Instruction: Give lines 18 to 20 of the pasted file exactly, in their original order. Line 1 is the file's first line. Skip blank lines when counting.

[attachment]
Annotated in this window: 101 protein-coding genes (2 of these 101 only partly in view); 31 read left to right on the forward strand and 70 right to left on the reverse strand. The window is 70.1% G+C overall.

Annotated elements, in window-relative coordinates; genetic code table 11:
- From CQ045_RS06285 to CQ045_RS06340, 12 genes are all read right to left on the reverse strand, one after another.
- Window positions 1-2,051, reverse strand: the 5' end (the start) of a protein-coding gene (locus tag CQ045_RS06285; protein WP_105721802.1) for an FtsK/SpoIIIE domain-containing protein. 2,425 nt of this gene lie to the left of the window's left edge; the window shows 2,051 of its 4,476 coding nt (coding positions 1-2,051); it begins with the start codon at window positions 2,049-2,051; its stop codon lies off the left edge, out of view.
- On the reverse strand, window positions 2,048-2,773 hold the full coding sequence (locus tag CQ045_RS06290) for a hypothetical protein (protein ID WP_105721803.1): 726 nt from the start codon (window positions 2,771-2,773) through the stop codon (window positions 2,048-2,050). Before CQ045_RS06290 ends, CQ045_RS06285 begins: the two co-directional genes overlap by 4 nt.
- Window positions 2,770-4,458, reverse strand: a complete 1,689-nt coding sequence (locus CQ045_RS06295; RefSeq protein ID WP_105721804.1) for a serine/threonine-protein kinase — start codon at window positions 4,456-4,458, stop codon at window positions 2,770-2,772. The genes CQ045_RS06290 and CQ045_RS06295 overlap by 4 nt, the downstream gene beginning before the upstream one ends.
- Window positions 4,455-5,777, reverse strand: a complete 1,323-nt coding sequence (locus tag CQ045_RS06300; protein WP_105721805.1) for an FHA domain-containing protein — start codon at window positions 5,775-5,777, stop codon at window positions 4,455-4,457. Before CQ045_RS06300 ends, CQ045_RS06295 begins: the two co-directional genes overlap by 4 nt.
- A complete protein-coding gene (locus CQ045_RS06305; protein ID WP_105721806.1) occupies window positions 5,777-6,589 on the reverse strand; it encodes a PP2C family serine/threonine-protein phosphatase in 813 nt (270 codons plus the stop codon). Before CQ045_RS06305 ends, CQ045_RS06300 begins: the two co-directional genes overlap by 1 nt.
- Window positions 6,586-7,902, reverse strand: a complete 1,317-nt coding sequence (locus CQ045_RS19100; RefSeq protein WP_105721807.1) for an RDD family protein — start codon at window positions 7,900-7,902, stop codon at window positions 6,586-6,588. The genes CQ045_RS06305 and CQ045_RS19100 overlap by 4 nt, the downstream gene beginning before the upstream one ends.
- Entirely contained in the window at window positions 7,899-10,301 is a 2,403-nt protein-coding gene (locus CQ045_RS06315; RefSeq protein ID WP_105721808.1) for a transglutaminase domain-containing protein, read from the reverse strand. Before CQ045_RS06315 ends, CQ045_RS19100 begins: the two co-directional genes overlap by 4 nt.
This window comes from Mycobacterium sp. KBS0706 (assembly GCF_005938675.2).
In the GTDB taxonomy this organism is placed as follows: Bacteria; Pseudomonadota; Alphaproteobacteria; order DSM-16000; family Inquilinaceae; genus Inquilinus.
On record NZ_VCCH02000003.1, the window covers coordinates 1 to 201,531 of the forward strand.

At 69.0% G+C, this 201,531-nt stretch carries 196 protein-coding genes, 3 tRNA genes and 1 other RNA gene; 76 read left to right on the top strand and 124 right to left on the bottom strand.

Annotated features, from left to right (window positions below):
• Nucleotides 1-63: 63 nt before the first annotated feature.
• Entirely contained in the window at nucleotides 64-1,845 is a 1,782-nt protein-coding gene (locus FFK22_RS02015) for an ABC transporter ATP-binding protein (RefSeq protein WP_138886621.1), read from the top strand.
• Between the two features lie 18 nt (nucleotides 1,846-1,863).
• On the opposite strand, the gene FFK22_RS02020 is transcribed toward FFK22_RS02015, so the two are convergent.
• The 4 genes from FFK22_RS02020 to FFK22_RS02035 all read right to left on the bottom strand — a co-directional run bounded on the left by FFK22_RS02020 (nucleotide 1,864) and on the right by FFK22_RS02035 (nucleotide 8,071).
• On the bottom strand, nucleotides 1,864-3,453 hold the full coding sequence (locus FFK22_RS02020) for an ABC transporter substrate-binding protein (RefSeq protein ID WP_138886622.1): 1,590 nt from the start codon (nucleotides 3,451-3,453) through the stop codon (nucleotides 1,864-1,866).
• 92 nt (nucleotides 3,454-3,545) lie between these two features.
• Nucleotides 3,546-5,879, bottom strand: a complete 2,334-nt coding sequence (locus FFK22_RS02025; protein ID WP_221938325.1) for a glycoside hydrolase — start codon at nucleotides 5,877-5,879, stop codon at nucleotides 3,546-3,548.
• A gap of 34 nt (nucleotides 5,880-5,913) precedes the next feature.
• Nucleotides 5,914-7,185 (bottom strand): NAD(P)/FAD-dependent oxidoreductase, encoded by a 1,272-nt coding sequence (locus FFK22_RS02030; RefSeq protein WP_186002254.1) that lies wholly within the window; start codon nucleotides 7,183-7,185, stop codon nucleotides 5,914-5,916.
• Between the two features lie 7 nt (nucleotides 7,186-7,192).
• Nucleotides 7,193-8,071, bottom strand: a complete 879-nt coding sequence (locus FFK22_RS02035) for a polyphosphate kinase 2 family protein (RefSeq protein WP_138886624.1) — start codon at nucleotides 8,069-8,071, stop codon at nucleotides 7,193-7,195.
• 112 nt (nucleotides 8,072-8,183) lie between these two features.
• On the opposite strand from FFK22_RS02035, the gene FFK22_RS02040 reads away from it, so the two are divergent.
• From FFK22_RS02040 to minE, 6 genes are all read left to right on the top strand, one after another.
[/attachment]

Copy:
• Between the two features lie 18 nt (nucleotides 1,846-1,863).
• On the opposite strand, the gene FFK22_RS02020 is transcribed toward FFK22_RS02015, so the two are convergent.
• The 4 genes from FFK22_RS02020 to FFK22_RS02035 all read right to left on the bottom strand — a co-directional run bounded on the left by FFK22_RS02020 (nucleotide 1,864) and on the right by FFK22_RS02035 (nucleotide 8,071).